A few times I met Jade, she was a pocket of sunshine, interested and curious about what you had to say. You don’t meet many people who ask about your day or your job and are genuinely interested. Jade is. She was recommended by Tanya and Alix in their Storyo interviews. So here we are! Jade does incredible work in the design space and NZ tech. She is an ex-Director of Product Design at Vend, current Director of Product Experience at Vital, Ultimate Frisbee enthusiast and a poke bowl trend starter (if you have ever eaten a delicious trendy rice bowl with salmon or tuna, thank Jade!)
The purpose of design is to compose and deliver complex ideas in simple, meaningful ways. Ways that speak to us, that connect us, that give us the power to act.
That might sound profound, but as a kid, I started off with mostly mindless doodles. Like many Asian kids, I grew up with an unhealthy dose of textbooks and finger wagging. Open any of my books though, and you’ll find a canvas full of pencil scribbles, scratching stories of my daily humdrum, visual momentos, and pure imagination.
The first serious thought about what to do with all that came after high school, with the existential question:
“What will you be happy to do, for free, everyday for the rest of your life?”
I decided to dedicate myself to learning the fundamentals of design, and began applying it to a variety of disciplines — graphic design, illustration, advertising, editorial, brand design…
Eventually, I found a deep curiosity and passion for the field of UX (user experience). Designing digital objects for everyday people. Learning how to create a symphony of shapes, colours, typography, icons, movement, and layouts, to bring functional value, purposeful utility, and captivating delight.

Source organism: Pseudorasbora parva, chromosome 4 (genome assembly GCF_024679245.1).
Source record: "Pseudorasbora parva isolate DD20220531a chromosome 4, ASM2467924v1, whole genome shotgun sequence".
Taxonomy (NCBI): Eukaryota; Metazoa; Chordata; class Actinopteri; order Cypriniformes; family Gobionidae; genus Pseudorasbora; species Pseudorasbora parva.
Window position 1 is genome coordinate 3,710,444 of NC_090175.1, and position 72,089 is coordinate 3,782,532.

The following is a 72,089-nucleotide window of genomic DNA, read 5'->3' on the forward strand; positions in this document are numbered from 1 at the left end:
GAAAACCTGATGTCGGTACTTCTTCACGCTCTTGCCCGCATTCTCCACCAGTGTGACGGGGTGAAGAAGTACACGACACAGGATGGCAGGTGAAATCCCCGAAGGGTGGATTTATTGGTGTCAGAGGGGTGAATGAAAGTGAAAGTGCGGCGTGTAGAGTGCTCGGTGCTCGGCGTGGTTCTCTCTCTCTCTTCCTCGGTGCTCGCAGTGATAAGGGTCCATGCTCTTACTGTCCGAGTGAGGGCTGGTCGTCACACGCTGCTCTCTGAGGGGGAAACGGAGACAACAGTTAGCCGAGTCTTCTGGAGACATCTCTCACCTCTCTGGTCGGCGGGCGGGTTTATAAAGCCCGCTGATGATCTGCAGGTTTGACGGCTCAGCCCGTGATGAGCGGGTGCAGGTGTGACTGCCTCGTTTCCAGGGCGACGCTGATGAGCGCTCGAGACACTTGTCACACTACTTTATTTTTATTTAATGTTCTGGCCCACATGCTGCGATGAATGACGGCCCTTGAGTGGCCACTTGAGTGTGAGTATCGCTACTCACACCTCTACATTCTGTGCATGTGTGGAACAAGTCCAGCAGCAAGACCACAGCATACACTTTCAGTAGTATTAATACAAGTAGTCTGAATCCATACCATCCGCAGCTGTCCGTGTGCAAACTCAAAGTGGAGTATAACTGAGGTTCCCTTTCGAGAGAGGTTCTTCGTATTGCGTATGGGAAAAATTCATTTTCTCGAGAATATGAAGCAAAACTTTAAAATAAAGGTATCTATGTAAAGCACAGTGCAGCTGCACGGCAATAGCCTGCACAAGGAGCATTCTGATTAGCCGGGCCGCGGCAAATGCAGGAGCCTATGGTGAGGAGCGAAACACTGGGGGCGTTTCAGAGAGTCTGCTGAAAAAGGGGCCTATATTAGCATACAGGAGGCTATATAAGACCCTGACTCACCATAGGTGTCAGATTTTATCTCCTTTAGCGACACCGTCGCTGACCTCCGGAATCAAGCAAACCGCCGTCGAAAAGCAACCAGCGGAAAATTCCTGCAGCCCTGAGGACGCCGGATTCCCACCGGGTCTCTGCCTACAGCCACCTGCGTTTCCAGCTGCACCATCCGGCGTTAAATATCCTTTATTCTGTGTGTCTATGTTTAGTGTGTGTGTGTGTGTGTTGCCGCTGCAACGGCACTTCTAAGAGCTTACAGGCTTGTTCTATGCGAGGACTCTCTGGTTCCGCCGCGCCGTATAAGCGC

But what really interested me was the fact that it is impossible to create successful designs without deeply understanding what pains, impairs and disadvantages people. Then, the real challenge is to make use of that to develop a compelling solution through technology to help us better ourselves, our communities, our workspaces, and our environment.
So if you ask me, design is a journey of fulfilling two things: accessibility and empowerment.
Interestingly enough, the first UX project I worked on had no visual design!
In 2012, I was working on an app to help people who were blind and visually impaired better navigate the world around them. We called it Mobile Eye.
Back then, mobile accessibility standards was poor, if not non-existent. Many in the blind community were denied touchscreen devices, as it simply was not usable by non-sighted people. Things changed when smartphones like iOS3 and Windows 7 finally integrated VoiceOver technology into all parts of their OS.
This made all the difference. Blind users could now trail their finger across the glass screen and hear each item be read out loud, before double-tapping to make an action.
With that, Mobile Eye allowed many to see using their smartphones for the first time. Users could switch on their camera to scan what was in front of them, and swipe in different ways to figure out things like colour, text, and brightness. It sounds simple today, but Mobile Eye was first of its kind to shine light on the day-to-day tasks that are often taken for granted. For example:
1. What's the colour of this shirt?
2. What's on the menu?
3. Which of these 2 cans are cat food or tomato soup?
This was made possible by working alongside teammates Aakash Polra and In-Hwan Kim, in collaboration with the Royal NZ Blind Foundation.
A more recent project was designing and launching Shaka Bowl, a surf-casual eatery that brought Hawaiian poké to Auckland city. We started with humble origins as a market popup, and within a year, this passion project became a double-location business — a little personal success story I’m quite fond of!